# Plot module template
from math import *

def plot(x, **kw):
    return x
"""

# End constants
# -------------


import bpy
from importlib import reload
from math import isfinite

def reinit_curve(context, curve):
    """ Initialize or re-initialize curve data.
    """
    curve.splines.clear()

    curve.fill_mode = 'NONE'

    # plot spline
    spline = curve.splines.new(type='POLY')
    spline.points.add(RESOLUTION)

    # frame spline
    spline = curve.splines.new(type='POLY')
    spline.points.add(3)
    spline.points[0].co.xy = MIN[0], MIN[1]
    spline.points[1].co.xy = MIN[0], MAX[1]
    spline.points[2].co.xy = MAX[0], MAX[1]
    spline.points[3].co.xy = MAX[0], MIN[1]
    spline.use_cyclic_u = True


def init_object(context):
    """ Call when we have no active plot-curve.
    """
    curve = bpy.data.curves.new(name="Plot Curve", type='CURVE')
    reinit_curve(context, curve)

    obj = bpy.data.objects.new(name="Plot Curve", object_data=curve)
    context.scene.objects.link(obj)
    context.scene.objects.active = obj
    obj.select = True

    return obj


def plot_callback_object(scene, obj, plot_cb, kw):
    from bpy import context

    curve = obj.data
    points = curve.splines[0].points if curve.splines else ()

    # re-initialize curve if we change settings
    if len(points) != RESOLUTION:
        reinit_curve(context, curve)
        points = curve.splines[0].points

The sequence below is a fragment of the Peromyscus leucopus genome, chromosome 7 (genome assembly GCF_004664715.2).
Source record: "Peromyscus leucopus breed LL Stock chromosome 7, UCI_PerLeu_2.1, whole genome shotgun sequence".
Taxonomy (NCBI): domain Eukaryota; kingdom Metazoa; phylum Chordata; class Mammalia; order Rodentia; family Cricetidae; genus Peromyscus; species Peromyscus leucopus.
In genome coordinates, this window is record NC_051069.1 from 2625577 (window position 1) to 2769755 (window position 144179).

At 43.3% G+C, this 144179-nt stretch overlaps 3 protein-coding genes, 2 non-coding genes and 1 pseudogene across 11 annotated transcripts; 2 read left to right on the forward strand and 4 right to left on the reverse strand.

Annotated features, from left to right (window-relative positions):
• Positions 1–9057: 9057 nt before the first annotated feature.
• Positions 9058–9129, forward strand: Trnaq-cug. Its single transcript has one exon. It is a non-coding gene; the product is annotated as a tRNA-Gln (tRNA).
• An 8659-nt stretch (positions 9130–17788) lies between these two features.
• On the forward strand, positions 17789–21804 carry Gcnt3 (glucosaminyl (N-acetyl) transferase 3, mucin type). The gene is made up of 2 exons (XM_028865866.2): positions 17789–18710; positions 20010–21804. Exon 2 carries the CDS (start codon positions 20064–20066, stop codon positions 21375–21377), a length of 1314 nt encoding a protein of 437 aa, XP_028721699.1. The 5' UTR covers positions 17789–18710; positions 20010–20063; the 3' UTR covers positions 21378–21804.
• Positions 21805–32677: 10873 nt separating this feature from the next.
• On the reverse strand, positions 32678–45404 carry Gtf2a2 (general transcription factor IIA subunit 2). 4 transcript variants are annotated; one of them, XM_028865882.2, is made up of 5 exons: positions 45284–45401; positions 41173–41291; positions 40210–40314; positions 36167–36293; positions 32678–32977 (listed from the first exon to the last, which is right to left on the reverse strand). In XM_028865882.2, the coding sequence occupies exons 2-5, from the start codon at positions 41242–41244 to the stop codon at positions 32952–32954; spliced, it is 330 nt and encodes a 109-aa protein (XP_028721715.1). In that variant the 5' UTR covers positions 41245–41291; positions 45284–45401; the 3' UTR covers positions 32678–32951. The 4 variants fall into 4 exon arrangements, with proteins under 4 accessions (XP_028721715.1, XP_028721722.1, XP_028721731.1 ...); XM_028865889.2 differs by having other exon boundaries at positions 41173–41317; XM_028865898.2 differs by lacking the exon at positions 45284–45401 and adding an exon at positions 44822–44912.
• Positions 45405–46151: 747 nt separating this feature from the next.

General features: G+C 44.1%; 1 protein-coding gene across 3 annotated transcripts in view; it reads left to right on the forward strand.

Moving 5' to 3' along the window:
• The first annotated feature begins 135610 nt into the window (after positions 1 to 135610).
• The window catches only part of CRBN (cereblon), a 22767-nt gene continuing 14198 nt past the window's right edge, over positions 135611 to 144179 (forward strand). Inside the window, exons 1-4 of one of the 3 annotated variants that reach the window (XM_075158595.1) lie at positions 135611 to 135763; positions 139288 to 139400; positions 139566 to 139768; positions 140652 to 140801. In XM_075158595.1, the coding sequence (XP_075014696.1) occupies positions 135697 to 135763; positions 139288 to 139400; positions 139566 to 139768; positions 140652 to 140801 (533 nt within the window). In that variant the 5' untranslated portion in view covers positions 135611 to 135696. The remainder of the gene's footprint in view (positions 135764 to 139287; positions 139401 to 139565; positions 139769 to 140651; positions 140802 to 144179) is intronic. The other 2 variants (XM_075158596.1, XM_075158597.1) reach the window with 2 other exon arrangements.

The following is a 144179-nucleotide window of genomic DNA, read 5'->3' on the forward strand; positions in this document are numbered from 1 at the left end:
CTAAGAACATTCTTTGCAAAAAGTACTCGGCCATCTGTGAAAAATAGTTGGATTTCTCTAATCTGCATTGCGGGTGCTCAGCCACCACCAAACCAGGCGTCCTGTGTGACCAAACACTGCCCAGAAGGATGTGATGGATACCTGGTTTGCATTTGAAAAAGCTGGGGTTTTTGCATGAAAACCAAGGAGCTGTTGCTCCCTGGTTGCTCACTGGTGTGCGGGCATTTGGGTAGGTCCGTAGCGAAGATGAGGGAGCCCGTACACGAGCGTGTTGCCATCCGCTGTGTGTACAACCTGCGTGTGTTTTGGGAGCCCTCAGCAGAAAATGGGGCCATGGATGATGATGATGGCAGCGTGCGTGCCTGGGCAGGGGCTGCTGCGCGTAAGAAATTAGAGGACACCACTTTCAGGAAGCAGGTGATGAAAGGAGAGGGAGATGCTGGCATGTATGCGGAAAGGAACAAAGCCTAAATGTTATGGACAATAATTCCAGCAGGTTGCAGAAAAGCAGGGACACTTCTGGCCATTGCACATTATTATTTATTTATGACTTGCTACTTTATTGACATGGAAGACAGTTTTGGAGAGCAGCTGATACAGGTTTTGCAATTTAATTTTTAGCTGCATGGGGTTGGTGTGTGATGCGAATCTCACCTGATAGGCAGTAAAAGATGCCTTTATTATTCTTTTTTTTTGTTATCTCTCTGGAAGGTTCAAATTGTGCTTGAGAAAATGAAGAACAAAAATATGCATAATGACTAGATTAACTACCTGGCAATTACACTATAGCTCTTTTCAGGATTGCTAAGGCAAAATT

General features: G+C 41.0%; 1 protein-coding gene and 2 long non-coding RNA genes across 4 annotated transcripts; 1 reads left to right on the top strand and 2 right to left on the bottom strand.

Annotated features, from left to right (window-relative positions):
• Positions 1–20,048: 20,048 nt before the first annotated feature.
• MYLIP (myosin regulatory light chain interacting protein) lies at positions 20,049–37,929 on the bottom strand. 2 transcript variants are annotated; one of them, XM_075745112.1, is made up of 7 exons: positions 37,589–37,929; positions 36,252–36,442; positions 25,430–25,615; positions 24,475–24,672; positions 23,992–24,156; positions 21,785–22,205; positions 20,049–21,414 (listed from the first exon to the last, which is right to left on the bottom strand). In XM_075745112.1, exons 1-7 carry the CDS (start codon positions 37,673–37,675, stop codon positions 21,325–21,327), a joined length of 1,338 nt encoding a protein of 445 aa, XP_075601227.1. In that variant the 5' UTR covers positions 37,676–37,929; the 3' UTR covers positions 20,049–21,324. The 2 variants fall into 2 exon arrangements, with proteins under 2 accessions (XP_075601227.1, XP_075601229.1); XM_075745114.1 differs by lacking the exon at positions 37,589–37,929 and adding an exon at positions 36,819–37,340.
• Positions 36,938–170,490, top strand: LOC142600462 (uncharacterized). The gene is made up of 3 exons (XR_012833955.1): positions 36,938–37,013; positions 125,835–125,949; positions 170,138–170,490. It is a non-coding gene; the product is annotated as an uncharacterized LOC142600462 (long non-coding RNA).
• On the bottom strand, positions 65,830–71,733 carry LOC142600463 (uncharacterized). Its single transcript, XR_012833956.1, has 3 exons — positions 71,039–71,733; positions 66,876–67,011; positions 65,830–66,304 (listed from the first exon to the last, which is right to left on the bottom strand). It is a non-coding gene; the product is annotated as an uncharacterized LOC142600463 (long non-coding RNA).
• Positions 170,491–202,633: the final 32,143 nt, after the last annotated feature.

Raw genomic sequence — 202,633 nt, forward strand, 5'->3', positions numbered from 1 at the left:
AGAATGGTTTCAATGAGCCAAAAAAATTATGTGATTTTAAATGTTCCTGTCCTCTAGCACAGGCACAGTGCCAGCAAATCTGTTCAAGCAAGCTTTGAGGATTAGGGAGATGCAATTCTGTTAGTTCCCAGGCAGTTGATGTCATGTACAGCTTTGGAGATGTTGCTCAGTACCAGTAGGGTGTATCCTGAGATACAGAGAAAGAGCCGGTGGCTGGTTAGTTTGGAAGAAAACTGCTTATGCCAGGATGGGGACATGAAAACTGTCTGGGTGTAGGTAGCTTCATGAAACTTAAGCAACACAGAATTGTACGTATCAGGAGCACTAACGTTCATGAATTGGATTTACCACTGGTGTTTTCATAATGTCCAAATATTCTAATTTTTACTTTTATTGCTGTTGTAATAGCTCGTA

# print(kw)

    i_last = float(RESOLUTION - 1)

    span = RANGE[1] - RANGE[0]

    for i, p in enumerate(points):
        x = i / i_last
        x = (x * span + RANGE[0])
        try:
            y = plot_cb(x, **kw)
            if not isfinite(y):
                y = -1.0
        except Exception as ex:
            print(str(ex))
            y = -1.0

        p.co.xy = x, y


def plot_callback(scene):
    """ Runs on frame change, updates all objects in the scene.
    """
    try:
        plot_module = __import__(PLOT_MODULE)
    except ImportError as ex:
        # Create a new text block if this is the first execution.
        text_name = PLOT_MODULE + ".py"
        text = bpy.data.texts.get(text_name)
        if text is None:
            text = bpy.data.texts.new(name=text_name)
            text.from_string(PLOT_TEMPLATE)
        else:
            raise ex


    reload(plot_module)
    plot_cb = plot_module.plot

    from bpy import context
    obj = context.active_object
    if obj is None:
        obj = init_object(context)

    # use my keywords for all!
    kw_global = dict(scene.items())

    for obj in context.visible_objects:
        if obj.type == 'CURVE':
            kw_local = dict(obj.items())
            kw_copy = kw_global.copy()
            kw_copy.update(kw_local)
            plot_callback_object(context, obj, plot_cb, kw_copy)


bpy.app.handlers.frame_change_pre[:] = [plot_callback]
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  • 4
    $\begingroup$ By rendering it in freestyle I think you could make very pretty graphs actually. $\endgroup$ – cybrbeast Feb 23 '16 at 14:21
  • $\begingroup$ Hi, how do you make this work in Blender 2.8? Run script doesn't do anything and trying to run a plot also does nothing? Thank you! $\endgroup$ – Richard Griffiths Dec 20 '18 at 8:34